Penicillin was a game changer, so are the less than all encompassing world wars, better sanitation, DDT controlled infectious carriers, clean water, inoculations against diseases resistant to antibiotics, etc.

Will the next 50 years see that people getting old are less frail? Stronger? Improved innovation? Improved dexterity? Mental gains not losses?

An incredible number of Civil War soldiers lived to advanced ages. Reducing the number of lives lost too early has not accomplished great benefits for elder citizens, other than just allowing people to live to their natural life spans.

• Gabro says:

Life extension towards its end has helped a bit, but most of the increase in average longevity is from lowered infant and child mortality. Fewer war deaths among young men and among civilians starving in sieges also helps, as has the end of famines, thanks to capitalism.

19. Griff says:

Once again I see someone using ‘energy’ as a measure because using the total energy figure including oil and heating hides the real and continuing increase in renewable electricity, which is mostly wind and solar.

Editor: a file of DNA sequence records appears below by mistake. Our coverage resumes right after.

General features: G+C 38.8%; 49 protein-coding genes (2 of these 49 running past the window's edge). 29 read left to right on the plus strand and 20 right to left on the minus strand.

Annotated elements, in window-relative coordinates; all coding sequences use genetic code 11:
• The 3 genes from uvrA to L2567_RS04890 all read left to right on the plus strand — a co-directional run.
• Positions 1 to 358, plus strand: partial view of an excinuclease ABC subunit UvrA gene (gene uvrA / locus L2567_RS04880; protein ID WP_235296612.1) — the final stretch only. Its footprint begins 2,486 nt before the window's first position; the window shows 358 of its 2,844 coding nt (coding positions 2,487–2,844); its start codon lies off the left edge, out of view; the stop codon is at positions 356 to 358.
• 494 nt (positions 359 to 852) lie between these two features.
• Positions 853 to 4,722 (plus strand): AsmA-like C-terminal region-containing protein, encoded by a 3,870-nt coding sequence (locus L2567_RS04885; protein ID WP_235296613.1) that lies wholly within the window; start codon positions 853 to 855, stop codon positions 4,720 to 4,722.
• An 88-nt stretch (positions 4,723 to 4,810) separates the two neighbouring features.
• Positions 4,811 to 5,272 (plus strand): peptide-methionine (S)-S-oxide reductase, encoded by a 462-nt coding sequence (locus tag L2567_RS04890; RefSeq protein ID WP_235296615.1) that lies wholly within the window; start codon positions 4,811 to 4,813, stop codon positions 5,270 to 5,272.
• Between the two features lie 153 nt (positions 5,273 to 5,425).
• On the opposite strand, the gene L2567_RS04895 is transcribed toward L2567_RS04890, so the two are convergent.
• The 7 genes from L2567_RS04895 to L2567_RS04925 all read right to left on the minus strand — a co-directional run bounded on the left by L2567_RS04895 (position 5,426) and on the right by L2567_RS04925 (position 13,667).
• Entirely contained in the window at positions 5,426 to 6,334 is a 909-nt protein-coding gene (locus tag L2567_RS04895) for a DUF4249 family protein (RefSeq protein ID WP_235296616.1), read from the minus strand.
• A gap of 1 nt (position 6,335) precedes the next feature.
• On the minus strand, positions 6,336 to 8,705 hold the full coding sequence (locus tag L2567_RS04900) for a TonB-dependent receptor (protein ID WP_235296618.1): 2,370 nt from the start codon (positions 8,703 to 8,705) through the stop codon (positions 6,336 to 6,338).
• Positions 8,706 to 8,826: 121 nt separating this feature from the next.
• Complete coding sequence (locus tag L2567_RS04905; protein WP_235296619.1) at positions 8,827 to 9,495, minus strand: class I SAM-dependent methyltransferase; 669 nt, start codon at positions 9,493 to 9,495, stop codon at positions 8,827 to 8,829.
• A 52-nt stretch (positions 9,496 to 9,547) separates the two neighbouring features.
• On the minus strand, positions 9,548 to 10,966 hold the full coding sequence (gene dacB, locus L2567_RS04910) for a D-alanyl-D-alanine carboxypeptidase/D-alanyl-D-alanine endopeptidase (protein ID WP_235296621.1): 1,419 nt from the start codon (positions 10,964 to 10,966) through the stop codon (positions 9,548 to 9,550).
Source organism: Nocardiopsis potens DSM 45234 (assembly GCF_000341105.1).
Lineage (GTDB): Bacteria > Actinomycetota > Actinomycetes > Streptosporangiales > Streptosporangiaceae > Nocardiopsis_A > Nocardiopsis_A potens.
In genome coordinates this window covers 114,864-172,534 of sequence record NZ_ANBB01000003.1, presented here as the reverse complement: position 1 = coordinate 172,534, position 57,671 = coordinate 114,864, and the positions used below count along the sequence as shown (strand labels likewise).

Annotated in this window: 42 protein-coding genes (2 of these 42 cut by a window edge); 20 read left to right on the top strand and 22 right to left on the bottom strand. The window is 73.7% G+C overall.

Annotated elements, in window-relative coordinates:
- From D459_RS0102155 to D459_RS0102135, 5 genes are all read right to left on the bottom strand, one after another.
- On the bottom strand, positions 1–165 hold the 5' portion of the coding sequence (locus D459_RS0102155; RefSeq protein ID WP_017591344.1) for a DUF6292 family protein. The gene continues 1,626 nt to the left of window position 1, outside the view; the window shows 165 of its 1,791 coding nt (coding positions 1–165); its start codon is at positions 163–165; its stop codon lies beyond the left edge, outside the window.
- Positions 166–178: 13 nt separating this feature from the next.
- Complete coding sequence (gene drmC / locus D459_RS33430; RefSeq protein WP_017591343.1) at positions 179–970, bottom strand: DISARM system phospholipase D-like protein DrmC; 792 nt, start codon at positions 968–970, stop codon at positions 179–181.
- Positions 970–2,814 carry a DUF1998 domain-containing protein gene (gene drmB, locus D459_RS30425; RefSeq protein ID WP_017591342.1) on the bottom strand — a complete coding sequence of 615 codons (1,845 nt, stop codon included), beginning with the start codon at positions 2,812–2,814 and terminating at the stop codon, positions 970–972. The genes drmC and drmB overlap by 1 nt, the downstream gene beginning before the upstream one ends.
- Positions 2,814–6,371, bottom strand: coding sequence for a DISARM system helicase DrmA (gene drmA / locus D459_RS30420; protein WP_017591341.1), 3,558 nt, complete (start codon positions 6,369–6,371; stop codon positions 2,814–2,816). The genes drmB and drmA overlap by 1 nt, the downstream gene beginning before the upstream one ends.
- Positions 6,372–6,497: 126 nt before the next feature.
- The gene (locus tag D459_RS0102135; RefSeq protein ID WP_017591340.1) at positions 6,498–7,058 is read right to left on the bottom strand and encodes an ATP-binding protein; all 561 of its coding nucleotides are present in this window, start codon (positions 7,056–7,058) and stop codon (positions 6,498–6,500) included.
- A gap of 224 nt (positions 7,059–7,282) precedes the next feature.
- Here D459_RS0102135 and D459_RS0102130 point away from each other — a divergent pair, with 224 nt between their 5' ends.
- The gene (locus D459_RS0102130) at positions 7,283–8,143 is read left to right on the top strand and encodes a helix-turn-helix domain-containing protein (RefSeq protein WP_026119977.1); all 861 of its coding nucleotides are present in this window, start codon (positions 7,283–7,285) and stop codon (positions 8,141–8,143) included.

a false picture of the dramatic change going on in the world.

• Tom in Florida says:

That false picture is yours.

• John B says:

Rubbish Griff. Check the figures and you’ll see that the Chinese alone are planning some 61 Terawatts worth of new hydro dams in the Himalayas. By 2030 when their electrification is complete renewables will account for around 25% of Chinese electricity generation. About 1/4 of that will come from wind and solar, 3/4 from hydro.

• RAH says:

Once again Griff argues against numbers without using numbers.

• Wind and solar are less than 1% of the global primary energy demand /(in Germany 3,1%). In many countries it will be difficult to even double that amount.

Anyway – just peanuts.

• RWturner says:

Still, experts predict output from the nation’s nuclear plants will still outpace renewables for the full year, due to such seasonal variation as less water flowing through dams in the drier summer months.

And again, you are simply too slow to realize or purposely confuse that the VAST MAJORITY of this renewable energy comes from hydroelectric dams.

The wind energy industry will come crumbling down in the next decade as wind farms are already reaching their life expectancy (if they are lucky). Wind farms in harsher climates are already becoming defunct after a mere decade. How much more capacity will be installed as subsidies go away and states are faced with replacing these AND installing new capacity?

https://instituteforenergyresearch.org/analysis/states-reevaluate-wind-energy/

• AGW is not Science says: